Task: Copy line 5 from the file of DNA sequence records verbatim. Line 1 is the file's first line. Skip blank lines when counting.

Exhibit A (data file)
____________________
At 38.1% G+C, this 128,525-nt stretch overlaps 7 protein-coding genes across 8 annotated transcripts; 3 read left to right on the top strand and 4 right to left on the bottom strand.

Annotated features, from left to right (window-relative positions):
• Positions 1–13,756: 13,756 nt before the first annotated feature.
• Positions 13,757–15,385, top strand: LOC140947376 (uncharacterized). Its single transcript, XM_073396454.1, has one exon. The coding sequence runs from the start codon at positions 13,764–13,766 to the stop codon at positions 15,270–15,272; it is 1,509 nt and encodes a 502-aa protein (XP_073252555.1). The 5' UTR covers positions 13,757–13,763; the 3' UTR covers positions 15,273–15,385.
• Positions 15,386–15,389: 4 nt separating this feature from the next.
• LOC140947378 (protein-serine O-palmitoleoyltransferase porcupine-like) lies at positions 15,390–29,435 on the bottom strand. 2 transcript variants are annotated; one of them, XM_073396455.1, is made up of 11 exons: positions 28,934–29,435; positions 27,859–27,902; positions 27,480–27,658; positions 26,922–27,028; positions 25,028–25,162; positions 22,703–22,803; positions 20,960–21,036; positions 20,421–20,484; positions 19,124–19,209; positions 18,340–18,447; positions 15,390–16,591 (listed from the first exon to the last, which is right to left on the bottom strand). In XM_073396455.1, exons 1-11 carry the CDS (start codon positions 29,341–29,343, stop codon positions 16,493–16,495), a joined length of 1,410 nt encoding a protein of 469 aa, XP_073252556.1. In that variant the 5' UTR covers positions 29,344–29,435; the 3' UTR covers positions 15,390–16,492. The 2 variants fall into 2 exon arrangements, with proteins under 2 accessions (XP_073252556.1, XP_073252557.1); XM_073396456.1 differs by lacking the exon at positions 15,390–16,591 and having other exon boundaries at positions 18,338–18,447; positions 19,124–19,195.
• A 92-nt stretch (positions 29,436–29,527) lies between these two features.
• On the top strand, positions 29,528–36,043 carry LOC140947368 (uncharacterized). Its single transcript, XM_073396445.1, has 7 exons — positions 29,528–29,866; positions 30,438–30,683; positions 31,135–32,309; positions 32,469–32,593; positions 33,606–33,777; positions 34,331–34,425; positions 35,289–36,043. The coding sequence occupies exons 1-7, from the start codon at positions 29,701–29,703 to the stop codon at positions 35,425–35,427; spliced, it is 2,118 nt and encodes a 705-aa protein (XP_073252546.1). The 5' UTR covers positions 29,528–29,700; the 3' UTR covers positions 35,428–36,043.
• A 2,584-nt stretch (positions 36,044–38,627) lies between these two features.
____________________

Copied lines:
• Positions 15,386–15,389: 4 nt separating this feature from the next.